Officials from China and 48 African countries on Monday concluded their two-day discussions on preparatory work for a China-Africa summit scheduled for November in Beijing.
"Officials held consultations on a wide range of topics and reached consensus on many items," said a statement issued by the Foreign Ministry.
At the meeting, African officials put forward a number of opinions and suggestions, which have paved the way for the upcoming summit, the statement said.
More than 30 African heads of state or government will attend the Forum on China-Africa Cooperation (FOCAC) scheduled from Nov. 3 to 5, according to the Foreign Ministry.
"The November summit will be the highest-level, largest-scale meeting between China and African leaders since the founding of the People's Republic of China, State Councilor Tang Jiaxuan told the African officials attending the preparatory meeting on Monday.
At the summit, Chinese and African leaders will review the achievements of China-Africa friendly cooperation over the past 50 years, and blueprint bilateral future cooperation and exchange views on major international issues.
"We believe the summit will help deepen mutual understanding and friendship between China and African countries, and provide the basis for stronger and more far-reaching cooperation," Tang said.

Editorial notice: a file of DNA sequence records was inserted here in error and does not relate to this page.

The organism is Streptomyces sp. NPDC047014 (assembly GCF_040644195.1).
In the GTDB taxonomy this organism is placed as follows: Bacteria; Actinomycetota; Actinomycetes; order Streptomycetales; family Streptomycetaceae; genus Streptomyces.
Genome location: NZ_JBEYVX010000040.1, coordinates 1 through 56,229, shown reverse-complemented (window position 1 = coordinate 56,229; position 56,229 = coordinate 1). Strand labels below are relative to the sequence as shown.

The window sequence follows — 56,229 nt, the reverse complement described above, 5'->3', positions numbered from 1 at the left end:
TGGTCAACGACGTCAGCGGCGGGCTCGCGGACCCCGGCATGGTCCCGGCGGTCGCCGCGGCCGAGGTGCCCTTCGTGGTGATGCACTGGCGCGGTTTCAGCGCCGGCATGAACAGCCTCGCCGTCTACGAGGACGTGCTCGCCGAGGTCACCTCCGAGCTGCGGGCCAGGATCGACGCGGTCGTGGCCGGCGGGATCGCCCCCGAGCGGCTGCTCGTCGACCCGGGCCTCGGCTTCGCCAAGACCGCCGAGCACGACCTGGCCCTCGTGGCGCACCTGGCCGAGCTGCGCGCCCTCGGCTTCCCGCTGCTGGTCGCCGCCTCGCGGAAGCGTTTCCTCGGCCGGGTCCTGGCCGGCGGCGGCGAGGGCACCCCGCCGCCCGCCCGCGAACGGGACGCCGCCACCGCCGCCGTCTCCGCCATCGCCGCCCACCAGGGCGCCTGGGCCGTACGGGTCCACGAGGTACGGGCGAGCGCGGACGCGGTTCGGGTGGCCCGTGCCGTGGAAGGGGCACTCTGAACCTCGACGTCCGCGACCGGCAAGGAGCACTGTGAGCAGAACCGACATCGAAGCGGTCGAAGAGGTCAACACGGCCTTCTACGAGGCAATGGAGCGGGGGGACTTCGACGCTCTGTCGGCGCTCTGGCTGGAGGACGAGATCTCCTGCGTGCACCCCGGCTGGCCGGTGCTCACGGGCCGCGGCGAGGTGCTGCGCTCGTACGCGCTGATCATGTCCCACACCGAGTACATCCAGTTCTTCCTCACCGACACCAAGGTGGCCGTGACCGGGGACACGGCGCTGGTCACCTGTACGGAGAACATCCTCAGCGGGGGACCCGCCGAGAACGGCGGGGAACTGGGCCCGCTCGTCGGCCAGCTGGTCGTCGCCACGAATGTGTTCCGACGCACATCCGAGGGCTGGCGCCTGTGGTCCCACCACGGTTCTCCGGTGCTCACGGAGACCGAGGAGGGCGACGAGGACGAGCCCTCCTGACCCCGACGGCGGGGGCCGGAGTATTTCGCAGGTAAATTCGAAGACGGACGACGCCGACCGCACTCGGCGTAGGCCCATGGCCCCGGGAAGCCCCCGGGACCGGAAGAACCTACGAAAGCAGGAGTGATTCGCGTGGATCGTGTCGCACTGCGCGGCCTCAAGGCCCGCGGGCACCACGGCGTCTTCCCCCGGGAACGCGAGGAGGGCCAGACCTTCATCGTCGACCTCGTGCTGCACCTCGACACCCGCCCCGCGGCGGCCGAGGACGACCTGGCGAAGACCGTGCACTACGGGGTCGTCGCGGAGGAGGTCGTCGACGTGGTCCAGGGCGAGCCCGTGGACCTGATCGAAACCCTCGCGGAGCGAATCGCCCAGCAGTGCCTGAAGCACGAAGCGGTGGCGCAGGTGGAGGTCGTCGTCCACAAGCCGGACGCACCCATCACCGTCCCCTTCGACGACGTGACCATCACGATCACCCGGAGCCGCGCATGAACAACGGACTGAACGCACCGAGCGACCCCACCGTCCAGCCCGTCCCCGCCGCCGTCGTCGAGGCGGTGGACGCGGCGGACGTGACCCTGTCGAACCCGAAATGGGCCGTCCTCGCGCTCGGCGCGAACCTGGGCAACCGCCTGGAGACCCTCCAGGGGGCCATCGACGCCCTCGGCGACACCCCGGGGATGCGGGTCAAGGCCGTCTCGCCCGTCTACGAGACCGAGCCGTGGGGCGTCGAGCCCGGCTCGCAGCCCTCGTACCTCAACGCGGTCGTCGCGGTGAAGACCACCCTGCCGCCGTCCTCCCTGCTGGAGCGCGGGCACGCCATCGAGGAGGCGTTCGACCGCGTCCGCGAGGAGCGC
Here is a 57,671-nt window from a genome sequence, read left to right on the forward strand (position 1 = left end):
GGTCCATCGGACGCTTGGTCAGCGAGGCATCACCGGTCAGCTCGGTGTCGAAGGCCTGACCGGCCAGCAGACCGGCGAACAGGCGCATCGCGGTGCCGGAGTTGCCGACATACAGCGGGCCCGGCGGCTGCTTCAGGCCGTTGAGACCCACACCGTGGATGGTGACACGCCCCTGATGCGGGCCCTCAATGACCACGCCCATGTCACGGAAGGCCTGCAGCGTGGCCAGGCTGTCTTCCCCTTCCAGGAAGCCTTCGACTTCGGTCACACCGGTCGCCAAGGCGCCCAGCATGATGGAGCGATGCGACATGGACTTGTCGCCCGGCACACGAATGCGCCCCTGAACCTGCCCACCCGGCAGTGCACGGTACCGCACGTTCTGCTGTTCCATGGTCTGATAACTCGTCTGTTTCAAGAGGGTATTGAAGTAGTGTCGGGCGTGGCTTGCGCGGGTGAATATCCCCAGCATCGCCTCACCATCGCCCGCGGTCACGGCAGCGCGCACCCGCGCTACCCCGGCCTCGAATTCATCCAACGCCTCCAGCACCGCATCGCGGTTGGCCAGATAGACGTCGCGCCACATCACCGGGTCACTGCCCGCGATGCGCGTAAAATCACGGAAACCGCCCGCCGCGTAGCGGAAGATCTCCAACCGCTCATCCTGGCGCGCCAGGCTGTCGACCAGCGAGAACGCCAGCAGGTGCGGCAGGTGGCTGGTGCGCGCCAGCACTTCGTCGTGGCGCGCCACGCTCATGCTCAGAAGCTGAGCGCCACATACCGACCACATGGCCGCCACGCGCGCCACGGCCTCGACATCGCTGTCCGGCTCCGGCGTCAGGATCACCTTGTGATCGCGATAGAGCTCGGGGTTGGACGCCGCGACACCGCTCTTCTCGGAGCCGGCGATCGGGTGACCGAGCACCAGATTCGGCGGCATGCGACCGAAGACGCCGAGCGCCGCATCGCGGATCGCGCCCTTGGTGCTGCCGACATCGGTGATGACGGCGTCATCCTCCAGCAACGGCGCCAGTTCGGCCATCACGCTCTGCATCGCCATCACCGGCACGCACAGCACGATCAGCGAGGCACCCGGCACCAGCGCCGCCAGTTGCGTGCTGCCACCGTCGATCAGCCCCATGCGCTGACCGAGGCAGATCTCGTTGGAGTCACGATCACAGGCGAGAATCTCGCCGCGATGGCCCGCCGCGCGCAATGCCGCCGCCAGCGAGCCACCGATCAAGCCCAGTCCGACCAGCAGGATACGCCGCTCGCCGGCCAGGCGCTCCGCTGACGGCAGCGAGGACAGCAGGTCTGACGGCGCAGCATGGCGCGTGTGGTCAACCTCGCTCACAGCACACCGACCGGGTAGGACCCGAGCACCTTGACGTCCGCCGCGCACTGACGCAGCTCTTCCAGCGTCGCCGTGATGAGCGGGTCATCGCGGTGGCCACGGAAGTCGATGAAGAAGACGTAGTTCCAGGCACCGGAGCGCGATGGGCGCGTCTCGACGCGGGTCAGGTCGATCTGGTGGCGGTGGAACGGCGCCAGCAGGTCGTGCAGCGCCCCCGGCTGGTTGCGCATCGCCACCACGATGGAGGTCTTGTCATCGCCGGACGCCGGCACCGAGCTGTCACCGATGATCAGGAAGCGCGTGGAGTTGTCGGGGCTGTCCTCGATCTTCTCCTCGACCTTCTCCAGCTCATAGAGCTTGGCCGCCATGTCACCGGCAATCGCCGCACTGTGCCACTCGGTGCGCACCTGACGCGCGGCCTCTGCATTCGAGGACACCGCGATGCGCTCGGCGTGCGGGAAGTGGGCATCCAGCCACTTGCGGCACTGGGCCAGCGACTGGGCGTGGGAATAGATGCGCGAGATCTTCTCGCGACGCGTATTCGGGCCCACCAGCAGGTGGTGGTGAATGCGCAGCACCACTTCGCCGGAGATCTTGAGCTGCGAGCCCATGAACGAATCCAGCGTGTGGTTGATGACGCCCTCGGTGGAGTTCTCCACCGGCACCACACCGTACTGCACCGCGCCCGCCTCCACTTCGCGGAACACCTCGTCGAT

It is in the fundamental interests of China and Africa to promote their relations, which is also good for the world peace and development, Tang said.
"Our cooperation will definitely produce more benefits to both as long as we make joint efforts," Tang said.
Hailing the wonderful organization of the summit, Eleih Etian, Cameroonian ambassador in Beijing, said that the preparatory meeting showed the great importance Africa and China attached to the summit.
"The summit manifests the resolution and confidence that Africa and China have to build mutual-beneficial and energetic partnership," Etian said.
The summit, also the 3rd Ministerial Conference of the FOCAC, will focus on the subjects of "friendship, peace, cooperation and development".
Experts said the economic and trade issue, especially the cooperation in the investment sector, will be a major topic between Chinese and African leaders.
China-Africa economic ties have grown rapidly in recent years. Statistics from the Ministry of Commerce show that the two-way trade volume has rocketed from 4 billion U.S. dollars in 1995 to some 40 billion U.S. dollars in 2005.
Chinese direct investment in Africa has amounted to 1.18 billion U.S.dollars, with more than 800 Chinese enterprises on the continent.
This year marks the 50th anniversary of the inauguration of
diplomatic relationship between the People's Republic of China and African countries.
China released its first African policy paper early this year, putting forward its proposals for all-round cooperation with Africa in various fields in the coming years.
FOCAC is a mechanism for collective dialogue and cooperation jointly established by China and Africa to cope with new challenges and facilitate common development.
Since the launch of the FOCAC in 2000, two ministerial conferences have been held in Beijing and Addis Ababa.